White skin on a black person.

I tried Google, but I guess I’m not forming the request correctly.

Why white palms and soles on a black person?

I dunno how to google it either, but it’s always been my understanding that any human’s palms (or soles) contain little to no melanin. This medical fact is simply more obvious when looking at a black person’s hands or feet.

  • Peter Wiggen

Is there a known advantage to less melanin at those spots?

Here 's an interesting cite. Apparently there’s less melanin because of the thickness of the skin on the hands and feet.

Where, O Where are our medically trained Dopers to put this whole thing together for us?!

  • Peter Wiggen

Dunno, but all there has to be is no disadvantage to less melanin there for the trait to stick around.

Chimpanzees have black palms and soles, though, and I’d imagine their hands and feet get a lot more rough usage than ours do.

Not the answer you seek, but an answer to the same question from our literary history is found in this Uncle Remus story: “Why the Negro is Black.” Some interesting analyses on the story are here.

Isn’t the skin pinkish-reddish-brown, rather than “white”, per se?

Well, sure, and the skin on the back of the hand is some shade of brown, rather than “black” per se.

The question is based on palms and soles of both whites and blacks looking about the same, while other areas of skin don’t. “White” and “black” are just common, reasonably well understood terms for racial groups, and are not meant to be strictly accurated denotations of actual color.

I have a related question.

I have two freckles on the undersides of my fingers. One on my left ring finger, just above the palm. The other is on my right index finger in the same spot. They come and go, one fades out and the other fades in. I’m the only person I’ve ever met that has freckly fingertips.

Is this a genetic mutation? Should I submit DNA to “them” for analysis?

The below book available on Amazon appears to explain about the soles of black folk:


This post just reminded me of the mark that used to be on one of my fingertips. It was a black dot that appeared when I was four or five, then slowly faded and dissapeared when I was about fifteen.

Now I’m wondering if it’ll be back. Perhaps they’ll give us a two for one deal on the price of the analysis if we submit our samples together Filmgeek.

I’m assuming you’re white and have never had a really deep tan. The summer in college when I worked on shake roofs, I wore an SPF 8 sunscreen and got a tan dark enough that I could see the line around my palms.

As I told my classes in (heavily black and Latino) Lynwood, CA, no one makes melatonin on the palms of their hands. It’s a human thing, not a black thing.

Actually, that’s not the only place on the body like that. (i.e. genitalia)

I think you haven’t had PE classes with black guys.

:confused: Male gentials are more heavily pigmented than the rest of the body. They are certainly not white on black men.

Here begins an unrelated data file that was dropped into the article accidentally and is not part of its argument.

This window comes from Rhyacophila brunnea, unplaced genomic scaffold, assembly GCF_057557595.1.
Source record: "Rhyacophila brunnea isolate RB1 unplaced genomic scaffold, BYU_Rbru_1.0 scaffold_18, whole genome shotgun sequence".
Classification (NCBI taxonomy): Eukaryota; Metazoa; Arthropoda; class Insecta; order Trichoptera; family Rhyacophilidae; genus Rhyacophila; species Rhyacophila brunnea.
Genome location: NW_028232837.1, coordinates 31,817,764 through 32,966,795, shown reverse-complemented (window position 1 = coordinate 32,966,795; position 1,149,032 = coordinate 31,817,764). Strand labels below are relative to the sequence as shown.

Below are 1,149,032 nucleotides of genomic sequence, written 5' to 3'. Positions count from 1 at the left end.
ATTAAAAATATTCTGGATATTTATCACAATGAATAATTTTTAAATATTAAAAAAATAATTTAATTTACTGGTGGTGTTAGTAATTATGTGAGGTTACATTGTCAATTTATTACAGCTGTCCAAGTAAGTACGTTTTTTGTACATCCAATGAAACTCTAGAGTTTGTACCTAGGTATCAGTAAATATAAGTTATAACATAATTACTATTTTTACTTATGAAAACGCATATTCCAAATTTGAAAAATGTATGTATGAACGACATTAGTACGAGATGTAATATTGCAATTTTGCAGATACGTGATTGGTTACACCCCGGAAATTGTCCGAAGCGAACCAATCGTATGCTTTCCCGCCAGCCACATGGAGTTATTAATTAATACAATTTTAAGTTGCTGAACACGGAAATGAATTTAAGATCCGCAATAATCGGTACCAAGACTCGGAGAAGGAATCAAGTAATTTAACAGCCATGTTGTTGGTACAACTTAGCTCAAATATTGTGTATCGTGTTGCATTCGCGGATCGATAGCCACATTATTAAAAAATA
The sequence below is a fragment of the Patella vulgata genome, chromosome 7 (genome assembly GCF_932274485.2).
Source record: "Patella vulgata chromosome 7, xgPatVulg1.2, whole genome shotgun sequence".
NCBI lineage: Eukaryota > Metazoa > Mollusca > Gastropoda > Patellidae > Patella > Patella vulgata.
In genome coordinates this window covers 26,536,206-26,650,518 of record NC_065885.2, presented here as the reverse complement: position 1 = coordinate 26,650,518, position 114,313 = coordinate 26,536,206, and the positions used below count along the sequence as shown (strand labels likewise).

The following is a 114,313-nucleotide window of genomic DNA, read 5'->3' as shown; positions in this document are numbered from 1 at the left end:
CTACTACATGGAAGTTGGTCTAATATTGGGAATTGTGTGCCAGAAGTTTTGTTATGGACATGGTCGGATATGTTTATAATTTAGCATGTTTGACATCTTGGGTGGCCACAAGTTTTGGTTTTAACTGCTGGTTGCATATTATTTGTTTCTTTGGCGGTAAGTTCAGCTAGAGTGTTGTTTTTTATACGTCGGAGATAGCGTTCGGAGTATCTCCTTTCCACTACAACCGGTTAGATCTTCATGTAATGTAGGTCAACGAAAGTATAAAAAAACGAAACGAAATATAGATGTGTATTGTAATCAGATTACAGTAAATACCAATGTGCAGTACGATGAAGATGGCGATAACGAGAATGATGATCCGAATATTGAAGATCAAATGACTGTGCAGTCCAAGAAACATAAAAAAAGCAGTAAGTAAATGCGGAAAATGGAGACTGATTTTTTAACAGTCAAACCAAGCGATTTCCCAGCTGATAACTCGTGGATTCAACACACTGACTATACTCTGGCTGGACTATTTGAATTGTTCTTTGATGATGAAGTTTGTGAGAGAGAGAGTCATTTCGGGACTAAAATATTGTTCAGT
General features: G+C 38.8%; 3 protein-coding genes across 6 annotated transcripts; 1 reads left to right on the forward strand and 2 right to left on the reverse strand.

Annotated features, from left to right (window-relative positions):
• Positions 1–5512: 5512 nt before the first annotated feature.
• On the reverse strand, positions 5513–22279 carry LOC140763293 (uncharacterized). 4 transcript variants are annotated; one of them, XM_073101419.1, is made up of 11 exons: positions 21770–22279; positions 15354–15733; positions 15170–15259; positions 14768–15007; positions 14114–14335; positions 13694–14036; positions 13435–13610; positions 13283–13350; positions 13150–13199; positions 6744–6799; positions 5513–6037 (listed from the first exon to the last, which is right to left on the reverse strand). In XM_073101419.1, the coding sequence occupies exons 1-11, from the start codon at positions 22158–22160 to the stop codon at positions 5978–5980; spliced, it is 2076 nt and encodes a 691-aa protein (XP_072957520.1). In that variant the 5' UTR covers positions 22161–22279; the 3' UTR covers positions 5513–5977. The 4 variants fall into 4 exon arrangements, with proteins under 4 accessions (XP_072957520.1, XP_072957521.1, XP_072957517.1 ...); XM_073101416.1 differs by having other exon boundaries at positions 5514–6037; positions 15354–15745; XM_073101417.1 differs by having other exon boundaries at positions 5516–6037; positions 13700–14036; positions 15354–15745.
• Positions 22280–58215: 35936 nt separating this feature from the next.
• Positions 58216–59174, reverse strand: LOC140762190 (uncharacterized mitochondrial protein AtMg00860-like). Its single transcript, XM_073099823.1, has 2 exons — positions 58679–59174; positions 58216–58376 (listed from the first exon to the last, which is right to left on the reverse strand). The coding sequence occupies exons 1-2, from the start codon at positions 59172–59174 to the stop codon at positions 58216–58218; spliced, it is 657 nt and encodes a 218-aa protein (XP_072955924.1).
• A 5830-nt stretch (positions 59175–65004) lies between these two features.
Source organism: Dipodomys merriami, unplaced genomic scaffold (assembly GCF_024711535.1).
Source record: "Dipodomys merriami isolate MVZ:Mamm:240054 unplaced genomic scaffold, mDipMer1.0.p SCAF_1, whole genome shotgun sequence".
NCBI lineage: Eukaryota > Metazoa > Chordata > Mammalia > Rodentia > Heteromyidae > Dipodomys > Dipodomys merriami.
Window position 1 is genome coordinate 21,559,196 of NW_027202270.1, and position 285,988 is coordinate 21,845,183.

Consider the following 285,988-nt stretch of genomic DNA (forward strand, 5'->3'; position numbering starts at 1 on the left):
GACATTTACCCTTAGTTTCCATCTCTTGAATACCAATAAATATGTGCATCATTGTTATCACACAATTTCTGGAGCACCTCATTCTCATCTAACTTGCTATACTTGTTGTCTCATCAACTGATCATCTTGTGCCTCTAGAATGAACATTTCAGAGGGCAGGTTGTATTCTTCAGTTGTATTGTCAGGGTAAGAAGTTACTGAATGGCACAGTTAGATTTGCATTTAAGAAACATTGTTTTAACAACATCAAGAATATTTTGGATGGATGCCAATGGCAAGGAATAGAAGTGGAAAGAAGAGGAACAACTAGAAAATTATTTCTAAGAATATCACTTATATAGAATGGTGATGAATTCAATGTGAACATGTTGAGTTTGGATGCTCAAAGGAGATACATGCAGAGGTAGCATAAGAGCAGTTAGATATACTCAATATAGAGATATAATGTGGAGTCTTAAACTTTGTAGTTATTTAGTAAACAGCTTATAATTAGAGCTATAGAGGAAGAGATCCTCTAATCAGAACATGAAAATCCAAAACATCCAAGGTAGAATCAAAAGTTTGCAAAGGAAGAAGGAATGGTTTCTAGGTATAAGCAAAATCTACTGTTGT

Female genitals are also often more heavily pigmented though it’s not as noticable for obvious reasons and not as universally true.

Yeah, not much pineal gland tissue there in the hands. :wink:

There does seem to be a small amount of melanin there, though. I, who am white beyond white, have a lighter-colored palm than, say, my coworker from Nigeria (to pick an exceptionally dark-skinned person I know) – hers is more of a cream-color, while mine is just pink. So it seems the palms and soles aren’t completely colorless, just much lighter than the rest of the body.

Good point about there being a little coloration on the palms.

BTW, even on a “black” person, part of that coloration is just a tan. Look at the football players interviewed in the lockerroom with their shirts off. Even the black guys will have a tan line at about the collarbone, where the pads and jersey come to.

Wondering: why do “black” babies arrive such a lighter color than they become? Ever seen a really knew baby of a black couple? It looks like they’re faking the relation, like on the Cosby show and such, where a family is a whole palette of colors. But then the baby becomes more like the parents. Is it all tanning? I wouldn’t think most parents allow their baby to become tanned on its butt.

Crap. “Melatonin”. I do get those mixed up, and I was up way too late to be trying to get that straight.

Most black families that I know are composed of a whole palette of colors. I have two nieces–both sisters with the same parents. One is the shade of “Denice”. The other is the shade darker than “Rudy”. Just like a brunette can have a blonde sibling, a variety of skin colors can spring out of the same family.

I’m not sure why babies start off pale. Perhaps it has something to do with initial hormone levels. Just like hair color gradually darkens with increasing androgen levels (explaining why there are few natural blond adults).

Well, for all the smugness it gives me to think I’ve spotted the flaw in Hollywood casting, I might have to give you that one.

I know a girl at church whose dad is a straight-up east Indian. “Yup, that’s an Indian guy.” His daughters by his white wife have none of his complexion. Everyone is shocked to see him if they know the girls. They don’t even look Mediterranean.